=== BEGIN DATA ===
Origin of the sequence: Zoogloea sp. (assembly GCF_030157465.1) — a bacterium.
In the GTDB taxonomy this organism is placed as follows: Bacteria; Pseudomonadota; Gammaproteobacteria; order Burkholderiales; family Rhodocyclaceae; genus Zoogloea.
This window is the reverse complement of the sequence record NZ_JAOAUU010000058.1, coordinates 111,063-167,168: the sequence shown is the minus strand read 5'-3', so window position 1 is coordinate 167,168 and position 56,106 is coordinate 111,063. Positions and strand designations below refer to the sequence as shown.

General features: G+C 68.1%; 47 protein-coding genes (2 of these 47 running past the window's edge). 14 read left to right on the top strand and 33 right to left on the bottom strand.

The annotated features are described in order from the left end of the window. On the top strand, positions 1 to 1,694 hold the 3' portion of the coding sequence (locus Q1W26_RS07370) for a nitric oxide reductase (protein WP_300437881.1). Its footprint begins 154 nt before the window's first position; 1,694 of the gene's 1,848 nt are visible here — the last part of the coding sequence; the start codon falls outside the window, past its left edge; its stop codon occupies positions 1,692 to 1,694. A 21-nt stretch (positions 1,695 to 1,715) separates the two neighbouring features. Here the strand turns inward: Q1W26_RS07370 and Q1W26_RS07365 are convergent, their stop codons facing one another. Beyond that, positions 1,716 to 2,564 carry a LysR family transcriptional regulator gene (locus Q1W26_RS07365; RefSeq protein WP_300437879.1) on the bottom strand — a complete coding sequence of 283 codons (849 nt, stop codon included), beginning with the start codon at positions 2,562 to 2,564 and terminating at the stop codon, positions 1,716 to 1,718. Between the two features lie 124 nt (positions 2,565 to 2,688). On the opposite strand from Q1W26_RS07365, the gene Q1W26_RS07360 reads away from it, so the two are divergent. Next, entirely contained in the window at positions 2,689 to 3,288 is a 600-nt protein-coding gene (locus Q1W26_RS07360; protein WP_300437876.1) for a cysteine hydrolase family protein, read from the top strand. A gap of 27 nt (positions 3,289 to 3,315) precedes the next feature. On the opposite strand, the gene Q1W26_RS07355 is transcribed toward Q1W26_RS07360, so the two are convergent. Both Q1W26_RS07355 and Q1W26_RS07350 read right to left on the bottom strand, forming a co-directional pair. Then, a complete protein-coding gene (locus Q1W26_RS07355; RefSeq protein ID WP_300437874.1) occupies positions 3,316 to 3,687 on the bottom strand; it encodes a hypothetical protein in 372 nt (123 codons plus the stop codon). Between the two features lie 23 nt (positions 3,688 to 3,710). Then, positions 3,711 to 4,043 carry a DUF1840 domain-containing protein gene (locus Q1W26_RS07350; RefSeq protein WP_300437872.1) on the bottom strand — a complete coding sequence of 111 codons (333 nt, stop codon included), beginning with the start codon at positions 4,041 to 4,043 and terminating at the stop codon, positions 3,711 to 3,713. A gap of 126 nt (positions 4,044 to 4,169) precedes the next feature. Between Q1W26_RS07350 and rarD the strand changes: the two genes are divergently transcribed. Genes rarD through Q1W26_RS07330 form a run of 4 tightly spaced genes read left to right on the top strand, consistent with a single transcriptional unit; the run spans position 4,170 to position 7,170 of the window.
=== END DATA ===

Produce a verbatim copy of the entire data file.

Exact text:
Origin of the sequence: Zoogloea sp. (assembly GCF_030157465.1) — a bacterium.
In the GTDB taxonomy this organism is placed as follows: Bacteria; Pseudomonadota; Gammaproteobacteria; order Burkholderiales; family Rhodocyclaceae; genus Zoogloea.
This window is the reverse complement of the sequence record NZ_JAOAUU010000058.1, coordinates 111,063-167,168: the sequence shown is the minus strand read 5'-3', so window position 1 is coordinate 167,168 and position 56,106 is coordinate 111,063. Positions and strand designations below refer to the sequence as shown.

General features: G+C 68.1%; 47 protein-coding genes (2 of these 47 running past the window's edge). 14 read left to right on the top strand and 33 right to left on the bottom strand.

The annotated features are described in order from the left end of the window. On the top strand, positions 1 to 1,694 hold the 3' portion of the coding sequence (locus Q1W26_RS07370) for a nitric oxide reductase (protein WP_300437881.1). Its footprint begins 154 nt before the window's first position; 1,694 of the gene's 1,848 nt are visible here — the last part of the coding sequence; the start codon falls outside the window, past its left edge; its stop codon occupies positions 1,692 to 1,694. A 21-nt stretch (positions 1,695 to 1,715) separates the two neighbouring features. Here the strand turns inward: Q1W26_RS07370 and Q1W26_RS07365 are convergent, their stop codons facing one another. Beyond that, positions 1,716 to 2,564 carry a LysR family transcriptional regulator gene (locus Q1W26_RS07365; RefSeq protein WP_300437879.1) on the bottom strand — a complete coding sequence of 283 codons (849 nt, stop codon included), beginning with the start codon at positions 2,562 to 2,564 and terminating at the stop codon, positions 1,716 to 1,718. Between the two features lie 124 nt (positions 2,565 to 2,688). On the opposite strand from Q1W26_RS07365, the gene Q1W26_RS07360 reads away from it, so the two are divergent. Next, entirely contained in the window at positions 2,689 to 3,288 is a 600-nt protein-coding gene (locus Q1W26_RS07360; protein WP_300437876.1) for a cysteine hydrolase family protein, read from the top strand. A gap of 27 nt (positions 3,289 to 3,315) precedes the next feature. On the opposite strand, the gene Q1W26_RS07355 is transcribed toward Q1W26_RS07360, so the two are convergent. Both Q1W26_RS07355 and Q1W26_RS07350 read right to left on the bottom strand, forming a co-directional pair. Then, a complete protein-coding gene (locus Q1W26_RS07355; RefSeq protein ID WP_300437874.1) occupies positions 3,316 to 3,687 on the bottom strand; it encodes a hypothetical protein in 372 nt (123 codons plus the stop codon). Between the two features lie 23 nt (positions 3,688 to 3,710). Then, positions 3,711 to 4,043 carry a DUF1840 domain-containing protein gene (locus Q1W26_RS07350; RefSeq protein WP_300437872.1) on the bottom strand — a complete coding sequence of 111 codons (333 nt, stop codon included), beginning with the start codon at positions 4,041 to 4,043 and terminating at the stop codon, positions 3,711 to 3,713. A gap of 126 nt (positions 4,044 to 4,169) precedes the next feature. Between Q1W26_RS07350 and rarD the strand changes: the two genes are divergently transcribed. Genes rarD through Q1W26_RS07330 form a run of 4 tightly spaced genes read left to right on the top strand, consistent with a single transcriptional unit; the run spans position 4,170 to position 7,170 of the window.